And so another General Election is upon us, as well as the local elections. But the real question that I think we have to ask ourselves is how do we make decisions about who to vote for. Who do we want to be ‘in power’ and why? For me, the biggest question mark remains over that phrase ‘in power’, because as Christians our context must surely lie in these very familiar words:
“For the kingdom, the power and the glory are yours...”
“For thine is the kingdom, the power and the glory...”
Who’s ‘in power’ in our prayers?
So how should we feel about voting for an earthly political party to be ‘in power’?
I think that before we look at our potential local and national government, (because it would be very easy to stand in judgement), we should perhaps begin by looking at ourselves since politicians are just flawed human beings like the rest of us. It’s likely that all of us pray this prayer at least weekly and possibly daily, but I wonder how much we mean it, for this is a ‘giving-up’ prayer. It says that all this thing called power that humans seem to want actually belongs solely to God, not to us, and to pray this prayer means that we are giving up our claim on the object of our desire: power. What makes this so difficult for us is that it goes against our instincts. I’ve just been watching a programme about a monkey sanctuary and the difficulties which the keepers go through when they occasionally have to introduce a new animal to a pre-existing and stable group. What maintains the stability of the existing group is the power of the dominant male, keeping unruly behaviour in check, and if a new male is introduced it can often require a power-struggle in order to establish a new order, or re-establish the old one. We cannot deny our shared common heritage with the other higher primates, and so this struggle to establish a power base and hold on to it is second nature to much of humanity (even if we don’t acknowledge it to ourselves), and whilst this may seem like a very male dominated argument, it’s worth noting that the alpha male is usually accompanied by the alpha female (and in fact in some species it is the alpha female who chooses who will be the alpha male!), so women should not think themselves to be unaffected by this drive for power. Yet to pray this prayer is to lay aside those claims; to declare that all power is God’s.
Now this is all very well, but surely there have to be leaders, people in positions of power? I’m not sure I agree, although I hasten to add that I am not an anarchist! What I would say is that there are positions of authority that need to be filled. ‘Surely’, you might say, ‘we are dealing in semantics now?’ I would beg to disagree; there is a significant difference between power and authority. Power belongs to God alone, as we have prayed many times in the Lord’s Prayer, but God does give authority to some. However there needs to be a recognition that it is God’s power that some are given authority to wield, and I use the word ‘wield’ rather than ‘use’ on purpose. When someone thinks they have power, they are under an illusion. They may have been given authority but they have no real power. The difficulty is that those with authority often don’t seem to have the humility to realise that they merely have authority rather than real power. However when you meet someone who has been given authority and wields it in a Godly and humble power you rapidly become aware of the shallowness of the search for power. I will never forget meeting the St. Albans Diocesan Director of Ordinands (DDO), whom I had to see every month for nigh on a year and a half whilst going through the discernment process for priesthood. The contrast between him and some of the power-wielding businessmen and scientists I had dealt with in industry was very distinct. They liked their power and some seemed addicted to it and extremely protective of what they had, but Michael was different, and even now it’s not easy to describe. He was a very gentle man who laughed easily, and in fact was quite capable of giggling. He was also wonderfully fallible and had no problems with laughing at himself. What marked him out was the way he wielded the gentle and holy authority that seemed to flow from him in such a loving way. There was a sort of holy confidence about him. I looked up to him, not because he was powerful, but because God had trusted him with authority, and I suspect that was because he had given up his claims to power. He was a servant.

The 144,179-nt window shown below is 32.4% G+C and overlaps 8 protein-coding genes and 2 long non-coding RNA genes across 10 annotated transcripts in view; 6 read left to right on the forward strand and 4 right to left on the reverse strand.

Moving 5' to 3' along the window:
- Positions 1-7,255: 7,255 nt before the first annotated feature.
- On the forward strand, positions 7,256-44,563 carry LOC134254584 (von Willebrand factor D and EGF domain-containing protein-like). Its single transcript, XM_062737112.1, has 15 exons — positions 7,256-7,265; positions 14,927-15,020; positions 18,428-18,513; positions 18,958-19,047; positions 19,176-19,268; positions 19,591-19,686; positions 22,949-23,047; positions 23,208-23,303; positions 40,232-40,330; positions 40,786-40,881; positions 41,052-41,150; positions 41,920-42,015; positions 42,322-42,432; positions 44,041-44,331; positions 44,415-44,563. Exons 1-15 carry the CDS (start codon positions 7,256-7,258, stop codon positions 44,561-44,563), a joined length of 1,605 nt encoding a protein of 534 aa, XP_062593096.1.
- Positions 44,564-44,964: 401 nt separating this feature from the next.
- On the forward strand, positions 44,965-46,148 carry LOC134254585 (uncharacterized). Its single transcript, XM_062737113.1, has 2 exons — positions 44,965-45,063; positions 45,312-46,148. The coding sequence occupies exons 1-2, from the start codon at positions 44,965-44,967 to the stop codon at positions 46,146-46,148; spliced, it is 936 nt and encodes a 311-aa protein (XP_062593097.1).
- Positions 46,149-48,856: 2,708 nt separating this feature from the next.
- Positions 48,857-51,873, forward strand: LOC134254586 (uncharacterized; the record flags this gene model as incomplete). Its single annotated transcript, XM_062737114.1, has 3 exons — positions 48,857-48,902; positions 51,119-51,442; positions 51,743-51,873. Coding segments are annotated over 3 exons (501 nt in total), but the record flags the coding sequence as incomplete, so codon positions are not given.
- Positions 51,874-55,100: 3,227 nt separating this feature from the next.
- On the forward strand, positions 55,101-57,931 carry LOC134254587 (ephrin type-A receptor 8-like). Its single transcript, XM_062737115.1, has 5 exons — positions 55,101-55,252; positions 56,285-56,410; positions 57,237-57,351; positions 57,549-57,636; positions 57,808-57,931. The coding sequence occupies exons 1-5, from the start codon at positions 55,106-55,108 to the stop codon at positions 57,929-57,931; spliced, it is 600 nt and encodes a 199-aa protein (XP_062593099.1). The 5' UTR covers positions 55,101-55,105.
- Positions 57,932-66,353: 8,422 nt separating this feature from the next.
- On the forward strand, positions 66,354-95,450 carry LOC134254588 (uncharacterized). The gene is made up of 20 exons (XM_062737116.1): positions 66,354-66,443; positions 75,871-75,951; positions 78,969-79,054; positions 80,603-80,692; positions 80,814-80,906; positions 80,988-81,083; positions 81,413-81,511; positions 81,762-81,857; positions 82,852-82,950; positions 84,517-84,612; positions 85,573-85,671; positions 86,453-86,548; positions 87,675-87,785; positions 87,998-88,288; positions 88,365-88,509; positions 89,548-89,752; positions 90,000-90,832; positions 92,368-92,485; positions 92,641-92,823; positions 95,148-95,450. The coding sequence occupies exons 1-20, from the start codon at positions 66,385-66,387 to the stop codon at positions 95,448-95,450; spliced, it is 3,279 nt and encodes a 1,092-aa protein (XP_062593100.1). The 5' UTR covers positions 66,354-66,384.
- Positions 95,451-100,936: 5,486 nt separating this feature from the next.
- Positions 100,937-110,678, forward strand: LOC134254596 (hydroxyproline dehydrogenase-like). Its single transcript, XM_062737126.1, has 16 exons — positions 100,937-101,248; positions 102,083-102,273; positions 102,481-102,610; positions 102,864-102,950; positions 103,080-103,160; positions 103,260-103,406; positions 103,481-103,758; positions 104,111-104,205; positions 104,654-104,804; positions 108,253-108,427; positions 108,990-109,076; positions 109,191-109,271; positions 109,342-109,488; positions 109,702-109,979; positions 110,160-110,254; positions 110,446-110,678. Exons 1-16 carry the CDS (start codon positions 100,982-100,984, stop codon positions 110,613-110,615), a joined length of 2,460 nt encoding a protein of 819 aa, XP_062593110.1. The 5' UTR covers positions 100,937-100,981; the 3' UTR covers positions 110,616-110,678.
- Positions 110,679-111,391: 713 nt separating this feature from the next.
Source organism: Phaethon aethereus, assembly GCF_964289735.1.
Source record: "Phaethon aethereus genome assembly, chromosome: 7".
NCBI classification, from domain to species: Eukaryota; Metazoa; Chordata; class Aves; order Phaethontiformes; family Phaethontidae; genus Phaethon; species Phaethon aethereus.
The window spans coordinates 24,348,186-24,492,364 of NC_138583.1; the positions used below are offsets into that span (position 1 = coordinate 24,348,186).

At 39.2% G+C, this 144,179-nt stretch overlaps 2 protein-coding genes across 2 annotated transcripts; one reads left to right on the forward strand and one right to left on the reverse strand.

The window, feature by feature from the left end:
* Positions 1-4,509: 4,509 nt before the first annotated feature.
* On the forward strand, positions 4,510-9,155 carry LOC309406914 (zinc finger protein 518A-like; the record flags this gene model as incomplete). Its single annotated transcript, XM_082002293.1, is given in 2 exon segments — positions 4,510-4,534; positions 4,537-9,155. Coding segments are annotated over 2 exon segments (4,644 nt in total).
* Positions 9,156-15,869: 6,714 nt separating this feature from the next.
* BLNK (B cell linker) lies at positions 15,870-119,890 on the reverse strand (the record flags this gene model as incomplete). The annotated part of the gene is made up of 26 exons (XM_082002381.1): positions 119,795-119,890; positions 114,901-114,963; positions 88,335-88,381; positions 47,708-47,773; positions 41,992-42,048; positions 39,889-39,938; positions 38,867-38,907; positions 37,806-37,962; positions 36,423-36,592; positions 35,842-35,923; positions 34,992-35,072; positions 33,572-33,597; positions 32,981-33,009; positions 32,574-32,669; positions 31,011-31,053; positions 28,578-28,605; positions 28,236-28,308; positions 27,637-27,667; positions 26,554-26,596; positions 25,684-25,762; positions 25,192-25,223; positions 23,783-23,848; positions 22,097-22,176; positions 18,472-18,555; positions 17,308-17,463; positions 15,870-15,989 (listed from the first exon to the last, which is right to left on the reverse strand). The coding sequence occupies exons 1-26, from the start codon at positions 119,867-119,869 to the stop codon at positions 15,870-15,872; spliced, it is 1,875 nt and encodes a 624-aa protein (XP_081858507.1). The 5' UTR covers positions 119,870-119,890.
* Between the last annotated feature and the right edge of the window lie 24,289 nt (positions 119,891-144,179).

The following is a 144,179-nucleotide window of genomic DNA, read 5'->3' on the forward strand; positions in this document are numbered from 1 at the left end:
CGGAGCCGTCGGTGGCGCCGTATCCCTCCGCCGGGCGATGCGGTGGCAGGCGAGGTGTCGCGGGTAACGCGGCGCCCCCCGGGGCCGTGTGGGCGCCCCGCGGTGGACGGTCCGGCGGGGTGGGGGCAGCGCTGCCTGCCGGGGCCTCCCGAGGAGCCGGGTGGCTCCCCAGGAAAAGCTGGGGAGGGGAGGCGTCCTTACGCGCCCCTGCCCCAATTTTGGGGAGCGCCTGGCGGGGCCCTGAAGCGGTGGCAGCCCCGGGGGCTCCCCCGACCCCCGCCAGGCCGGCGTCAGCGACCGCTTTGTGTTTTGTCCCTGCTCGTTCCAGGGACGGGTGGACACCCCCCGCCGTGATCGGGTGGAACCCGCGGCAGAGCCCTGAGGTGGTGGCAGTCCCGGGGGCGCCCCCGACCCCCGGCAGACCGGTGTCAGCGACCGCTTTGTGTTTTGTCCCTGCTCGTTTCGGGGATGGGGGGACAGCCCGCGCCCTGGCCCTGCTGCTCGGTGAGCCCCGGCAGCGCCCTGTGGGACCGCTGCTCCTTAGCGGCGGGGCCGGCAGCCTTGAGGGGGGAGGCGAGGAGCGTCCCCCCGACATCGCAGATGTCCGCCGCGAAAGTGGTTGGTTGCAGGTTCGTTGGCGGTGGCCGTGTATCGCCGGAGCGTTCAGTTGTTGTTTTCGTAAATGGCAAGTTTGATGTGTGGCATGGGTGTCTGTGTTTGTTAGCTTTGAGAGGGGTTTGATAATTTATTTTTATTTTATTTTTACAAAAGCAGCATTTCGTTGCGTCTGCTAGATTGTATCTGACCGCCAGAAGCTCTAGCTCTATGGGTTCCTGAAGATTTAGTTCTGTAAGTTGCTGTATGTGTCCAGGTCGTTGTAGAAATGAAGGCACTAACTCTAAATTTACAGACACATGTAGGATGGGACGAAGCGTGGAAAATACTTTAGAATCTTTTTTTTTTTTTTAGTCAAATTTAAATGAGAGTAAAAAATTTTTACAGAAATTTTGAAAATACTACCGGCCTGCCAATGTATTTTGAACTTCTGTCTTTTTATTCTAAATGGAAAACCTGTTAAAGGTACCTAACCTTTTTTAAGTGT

So we have no power really; none of us, whatever illusions our jobs or roles in society may have spun for us. But there are some, who recognise that the power is God’s, that God will trust with authority. They don’t have to be perfect, they just have to be servants and to know where power really comes from, and that it is not theirs and that it should not be pursued. So when you are voting in the national and local election, as well as sorting through the political manifestos, ask yourself whether you are looking at someone trusted with divine authority to lead from a servant heart, or someone who wants power. And while you’re at it, ask it of yourself too!